When it was over, the NFL Hall of Fame in Canton, Ohio, requested his game jersey, to commemorate the first quarterback to throw three touchdowns and rush for two more in the first half of a game in which he was to all intents and purposes unplayable. Like a great performer at his peak in any sport, Vick made it look ridiculously easy, finding time and space where there seemed to be none.

On Sunday against the New York Giants, Vick was inevitably less dominant and less spectacular. Even so, he outduelled the redoubtable Eli Manning of the Giants in a 27-17 win that would have been larger, had not two of his receivers dropped touchdown passes.

He also showed he could take a hit, as the Giants blitzed him relentlessly. Nonetheless, Vick completed 24 of 38 passes for 258 yards, and rushed for 34 yards and a touchdown. The talk of MVP awards and a Super Bowl may be premature – before the start of the season Favre was supposed to be doing just that for the disintegrating Minnesota Vikings – but no one can dispute that the erstwhile dog fight organiser is right now the most electrifying performer in the League.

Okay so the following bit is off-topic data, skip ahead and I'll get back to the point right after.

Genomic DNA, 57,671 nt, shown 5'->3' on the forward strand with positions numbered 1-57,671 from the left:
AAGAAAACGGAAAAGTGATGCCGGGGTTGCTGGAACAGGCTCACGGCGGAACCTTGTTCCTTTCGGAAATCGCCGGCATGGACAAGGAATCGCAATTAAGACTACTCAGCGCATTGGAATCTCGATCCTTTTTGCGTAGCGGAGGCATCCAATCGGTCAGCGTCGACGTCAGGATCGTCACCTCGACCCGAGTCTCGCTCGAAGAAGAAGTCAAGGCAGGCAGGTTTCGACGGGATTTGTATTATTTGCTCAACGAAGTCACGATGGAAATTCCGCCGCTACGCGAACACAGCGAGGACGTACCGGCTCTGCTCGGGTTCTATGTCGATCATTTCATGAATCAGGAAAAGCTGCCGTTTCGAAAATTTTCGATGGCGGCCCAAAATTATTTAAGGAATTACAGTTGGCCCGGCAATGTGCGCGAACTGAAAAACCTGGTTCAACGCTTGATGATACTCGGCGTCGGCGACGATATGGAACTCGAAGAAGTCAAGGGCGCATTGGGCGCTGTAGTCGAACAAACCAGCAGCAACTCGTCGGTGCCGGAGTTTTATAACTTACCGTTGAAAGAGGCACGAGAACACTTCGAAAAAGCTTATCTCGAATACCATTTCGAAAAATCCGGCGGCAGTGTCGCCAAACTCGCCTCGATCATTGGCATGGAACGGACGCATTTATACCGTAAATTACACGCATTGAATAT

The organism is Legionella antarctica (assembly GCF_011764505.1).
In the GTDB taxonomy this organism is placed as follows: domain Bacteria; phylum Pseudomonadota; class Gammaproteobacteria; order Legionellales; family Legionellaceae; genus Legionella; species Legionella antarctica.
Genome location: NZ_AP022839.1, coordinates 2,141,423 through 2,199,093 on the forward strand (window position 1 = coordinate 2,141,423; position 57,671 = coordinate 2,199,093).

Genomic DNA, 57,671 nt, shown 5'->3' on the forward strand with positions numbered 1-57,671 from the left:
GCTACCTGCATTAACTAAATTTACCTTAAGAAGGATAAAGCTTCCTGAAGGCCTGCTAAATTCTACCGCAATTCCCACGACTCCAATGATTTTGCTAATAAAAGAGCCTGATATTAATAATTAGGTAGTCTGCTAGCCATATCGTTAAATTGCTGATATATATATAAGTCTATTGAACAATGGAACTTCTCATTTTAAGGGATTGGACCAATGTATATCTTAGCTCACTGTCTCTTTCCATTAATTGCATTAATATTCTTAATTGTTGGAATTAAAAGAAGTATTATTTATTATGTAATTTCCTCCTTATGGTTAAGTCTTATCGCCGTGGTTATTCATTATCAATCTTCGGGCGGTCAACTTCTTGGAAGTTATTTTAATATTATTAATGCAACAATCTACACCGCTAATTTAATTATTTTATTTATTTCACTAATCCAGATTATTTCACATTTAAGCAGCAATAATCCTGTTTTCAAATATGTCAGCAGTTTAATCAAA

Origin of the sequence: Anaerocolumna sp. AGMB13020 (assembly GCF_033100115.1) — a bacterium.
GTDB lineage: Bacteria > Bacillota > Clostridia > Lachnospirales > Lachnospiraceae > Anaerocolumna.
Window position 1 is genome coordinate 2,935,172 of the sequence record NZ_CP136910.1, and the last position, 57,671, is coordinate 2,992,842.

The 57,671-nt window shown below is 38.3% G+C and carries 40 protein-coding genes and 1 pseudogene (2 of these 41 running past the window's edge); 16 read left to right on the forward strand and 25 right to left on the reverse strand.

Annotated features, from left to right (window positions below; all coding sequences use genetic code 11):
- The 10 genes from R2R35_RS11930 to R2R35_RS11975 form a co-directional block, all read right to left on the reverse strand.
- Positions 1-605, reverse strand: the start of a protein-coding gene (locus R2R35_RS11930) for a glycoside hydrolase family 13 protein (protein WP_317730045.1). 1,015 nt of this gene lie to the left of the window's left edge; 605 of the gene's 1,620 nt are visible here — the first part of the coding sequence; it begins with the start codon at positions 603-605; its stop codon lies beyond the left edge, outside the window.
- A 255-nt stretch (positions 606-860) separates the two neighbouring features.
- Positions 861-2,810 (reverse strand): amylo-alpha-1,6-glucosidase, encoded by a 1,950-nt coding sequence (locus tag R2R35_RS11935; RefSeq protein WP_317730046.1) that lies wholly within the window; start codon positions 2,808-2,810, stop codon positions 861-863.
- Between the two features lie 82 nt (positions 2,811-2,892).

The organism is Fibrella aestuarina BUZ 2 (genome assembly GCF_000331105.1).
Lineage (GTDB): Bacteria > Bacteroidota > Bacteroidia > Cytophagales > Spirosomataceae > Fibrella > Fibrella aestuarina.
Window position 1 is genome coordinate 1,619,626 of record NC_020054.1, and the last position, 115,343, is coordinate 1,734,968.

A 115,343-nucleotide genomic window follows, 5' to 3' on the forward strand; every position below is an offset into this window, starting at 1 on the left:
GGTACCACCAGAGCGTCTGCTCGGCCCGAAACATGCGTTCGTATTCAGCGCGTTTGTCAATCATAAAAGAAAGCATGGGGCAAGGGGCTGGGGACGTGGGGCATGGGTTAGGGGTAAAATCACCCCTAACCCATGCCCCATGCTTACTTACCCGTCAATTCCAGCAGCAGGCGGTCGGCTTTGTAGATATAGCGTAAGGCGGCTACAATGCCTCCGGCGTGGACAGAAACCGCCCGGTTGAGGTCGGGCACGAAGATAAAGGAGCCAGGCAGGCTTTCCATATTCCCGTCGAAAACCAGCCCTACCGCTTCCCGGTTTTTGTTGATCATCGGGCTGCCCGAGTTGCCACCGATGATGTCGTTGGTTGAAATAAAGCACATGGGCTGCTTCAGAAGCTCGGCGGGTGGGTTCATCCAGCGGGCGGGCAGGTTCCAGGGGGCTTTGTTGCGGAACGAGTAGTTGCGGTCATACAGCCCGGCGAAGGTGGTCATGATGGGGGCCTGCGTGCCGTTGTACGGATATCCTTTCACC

Which inevitably has led to much heart-searching, extending far beyond the sports columns and talk shows. Is Vick on the way to unmerited rehabilitation, thanks to a remarkable ability to throw touchdown passes that wipes out the memory of dreadful crimes?

Not at all, insist his growing band of defenders. Vick has paid his debt to society, they argue. His mentor is the former coach Tony Dungy, one of the most respected and beloved figures in the sport. The player himself appears genuinely contrite, visiting schools to warn young would-be emulators not to make the mistakes he did, and insisting that jail was the best thing that ever happened to him. "God can turn mistakes into miracles," he tweeted to his followers after the thrashing of the Redskins.